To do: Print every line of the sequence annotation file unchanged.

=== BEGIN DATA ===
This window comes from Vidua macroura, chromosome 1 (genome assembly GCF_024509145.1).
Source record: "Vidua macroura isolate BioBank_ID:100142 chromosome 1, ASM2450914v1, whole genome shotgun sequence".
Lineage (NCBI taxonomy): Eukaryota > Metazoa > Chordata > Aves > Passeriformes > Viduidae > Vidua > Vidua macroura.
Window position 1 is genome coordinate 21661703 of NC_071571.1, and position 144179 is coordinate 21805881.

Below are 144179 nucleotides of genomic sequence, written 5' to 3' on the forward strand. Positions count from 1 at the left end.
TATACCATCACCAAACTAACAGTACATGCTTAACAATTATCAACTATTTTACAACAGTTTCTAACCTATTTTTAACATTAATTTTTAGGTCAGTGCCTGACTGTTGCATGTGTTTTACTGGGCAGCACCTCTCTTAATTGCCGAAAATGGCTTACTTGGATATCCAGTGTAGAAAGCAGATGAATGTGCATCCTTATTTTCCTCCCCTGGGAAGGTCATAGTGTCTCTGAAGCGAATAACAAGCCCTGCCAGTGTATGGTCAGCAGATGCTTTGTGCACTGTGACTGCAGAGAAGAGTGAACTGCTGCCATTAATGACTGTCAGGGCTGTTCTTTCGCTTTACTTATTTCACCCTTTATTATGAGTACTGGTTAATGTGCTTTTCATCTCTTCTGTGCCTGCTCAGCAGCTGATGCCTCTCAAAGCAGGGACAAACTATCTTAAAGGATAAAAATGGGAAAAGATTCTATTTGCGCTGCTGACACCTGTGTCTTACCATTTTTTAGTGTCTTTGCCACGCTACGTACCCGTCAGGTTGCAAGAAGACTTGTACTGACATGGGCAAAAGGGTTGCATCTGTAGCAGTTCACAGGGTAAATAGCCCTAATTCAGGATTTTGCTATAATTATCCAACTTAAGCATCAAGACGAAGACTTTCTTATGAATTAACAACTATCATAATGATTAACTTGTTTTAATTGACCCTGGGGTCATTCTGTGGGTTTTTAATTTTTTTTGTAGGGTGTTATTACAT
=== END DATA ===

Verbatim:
This window comes from Vidua macroura, chromosome 1 (genome assembly GCF_024509145.1).
Source record: "Vidua macroura isolate BioBank_ID:100142 chromosome 1, ASM2450914v1, whole genome shotgun sequence".
Lineage (NCBI taxonomy): Eukaryota > Metazoa > Chordata > Aves > Passeriformes > Viduidae > Vidua > Vidua macroura.
Window position 1 is genome coordinate 21661703 of NC_071571.1, and position 144179 is coordinate 21805881.

Below are 144179 nucleotides of genomic sequence, written 5' to 3' on the forward strand. Positions count from 1 at the left end.
TATACCATCACCAAACTAACAGTACATGCTTAACAATTATCAACTATTTTACAACAGTTTCTAACCTATTTTTAACATTAATTTTTAGGTCAGTGCCTGACTGTTGCATGTGTTTTACTGGGCAGCACCTCTCTTAATTGCCGAAAATGGCTTACTTGGATATCCAGTGTAGAAAGCAGATGAATGTGCATCCTTATTTTCCTCCCCTGGGAAGGTCATAGTGTCTCTGAAGCGAATAACAAGCCCTGCCAGTGTATGGTCAGCAGATGCTTTGTGCACTGTGACTGCAGAGAAGAGTGAACTGCTGCCATTAATGACTGTCAGGGCTGTTCTTTCGCTTTACTTATTTCACCCTTTATTATGAGTACTGGTTAATGTGCTTTTCATCTCTTCTGTGCCTGCTCAGCAGCTGATGCCTCTCAAAGCAGGGACAAACTATCTTAAAGGATAAAAATGGGAAAAGATTCTATTTGCGCTGCTGACACCTGTGTCTTACCATTTTTTAGTGTCTTTGCCACGCTACGTACCCGTCAGGTTGCAAGAAGACTTGTACTGACATGGGCAAAAGGGTTGCATCTGTAGCAGTTCACAGGGTAAATAGCCCTAATTCAGGATTTTGCTATAATTATCCAACTTAAGCATCAAGACGAAGACTTTCTTATGAATTAACAACTATCATAATGATTAACTTGTTTTAATTGACCCTGGGGTCATTCTGTGGGTTTTTAATTTTTTTTGTAGGGTGTTATTACAT